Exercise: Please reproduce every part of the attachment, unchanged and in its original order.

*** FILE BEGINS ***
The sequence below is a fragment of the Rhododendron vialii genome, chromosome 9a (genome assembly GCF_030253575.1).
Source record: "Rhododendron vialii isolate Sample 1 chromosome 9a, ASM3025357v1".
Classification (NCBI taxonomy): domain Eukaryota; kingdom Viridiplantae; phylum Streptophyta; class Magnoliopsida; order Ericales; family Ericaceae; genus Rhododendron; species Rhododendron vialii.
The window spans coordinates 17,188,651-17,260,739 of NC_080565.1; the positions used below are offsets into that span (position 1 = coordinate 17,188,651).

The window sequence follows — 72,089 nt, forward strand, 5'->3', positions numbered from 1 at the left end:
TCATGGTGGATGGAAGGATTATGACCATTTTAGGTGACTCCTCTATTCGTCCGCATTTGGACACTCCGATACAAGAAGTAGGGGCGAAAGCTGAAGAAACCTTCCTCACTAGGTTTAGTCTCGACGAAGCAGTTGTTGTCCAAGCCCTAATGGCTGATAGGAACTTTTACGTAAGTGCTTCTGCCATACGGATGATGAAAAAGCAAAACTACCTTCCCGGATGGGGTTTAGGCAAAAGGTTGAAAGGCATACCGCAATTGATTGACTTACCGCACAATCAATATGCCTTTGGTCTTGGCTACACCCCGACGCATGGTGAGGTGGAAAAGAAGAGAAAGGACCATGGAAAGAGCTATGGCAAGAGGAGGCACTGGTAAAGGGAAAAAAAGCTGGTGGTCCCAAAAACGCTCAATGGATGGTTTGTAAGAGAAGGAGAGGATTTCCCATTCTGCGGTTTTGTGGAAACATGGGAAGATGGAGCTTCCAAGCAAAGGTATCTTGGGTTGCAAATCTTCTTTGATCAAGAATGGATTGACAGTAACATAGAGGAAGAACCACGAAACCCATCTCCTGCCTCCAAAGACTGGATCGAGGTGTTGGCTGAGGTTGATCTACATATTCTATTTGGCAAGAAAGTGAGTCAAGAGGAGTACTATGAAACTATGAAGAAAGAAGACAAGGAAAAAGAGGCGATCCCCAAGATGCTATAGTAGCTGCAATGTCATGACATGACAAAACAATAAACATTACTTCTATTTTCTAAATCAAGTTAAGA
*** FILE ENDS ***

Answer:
The sequence below is a fragment of the Rhododendron vialii genome, chromosome 9a (genome assembly GCF_030253575.1).
Source record: "Rhododendron vialii isolate Sample 1 chromosome 9a, ASM3025357v1".
Classification (NCBI taxonomy): domain Eukaryota; kingdom Viridiplantae; phylum Streptophyta; class Magnoliopsida; order Ericales; family Ericaceae; genus Rhododendron; species Rhododendron vialii.
The window spans coordinates 17,188,651-17,260,739 of NC_080565.1; the positions used below are offsets into that span (position 1 = coordinate 17,188,651).

The window sequence follows — 72,089 nt, forward strand, 5'->3', positions numbered from 1 at the left end:
TCATGGTGGATGGAAGGATTATGACCATTTTAGGTGACTCCTCTATTCGTCCGCATTTGGACACTCCGATACAAGAAGTAGGGGCGAAAGCTGAAGAAACCTTCCTCACTAGGTTTAGTCTCGACGAAGCAGTTGTTGTCCAAGCCCTAATGGCTGATAGGAACTTTTACGTAAGTGCTTCTGCCATACGGATGATGAAAAAGCAAAACTACCTTCCCGGATGGGGTTTAGGCAAAAGGTTGAAAGGCATACCGCAATTGATTGACTTACCGCACAATCAATATGCCTTTGGTCTTGGCTACACCCCGACGCATGGTGAGGTGGAAAAGAAGAGAAAGGACCATGGAAAGAGCTATGGCAAGAGGAGGCACTGGTAAAGGGAAAAAAAGCTGGTGGTCCCAAAAACGCTCAATGGATGGTTTGTAAGAGAAGGAGAGGATTTCCCATTCTGCGGTTTTGTGGAAACATGGGAAGATGGAGCTTCCAAGCAAAGGTATCTTGGGTTGCAAATCTTCTTTGATCAAGAATGGATTGACAGTAACATAGAGGAAGAACCACGAAACCCATCTCCTGCCTCCAAAGACTGGATCGAGGTGTTGGCTGAGGTTGATCTACATATTCTATTTGGCAAGAAAGTGAGTCAAGAGGAGTACTATGAAACTATGAAGAAAGAAGACAAGGAAAAAGAGGCGATCCCCAAGATGCTATAGTAGCTGCAATGTCATGACATGACAAAACAATAAACATTACTTCTATTTTCTAAATCAAGTTAAGA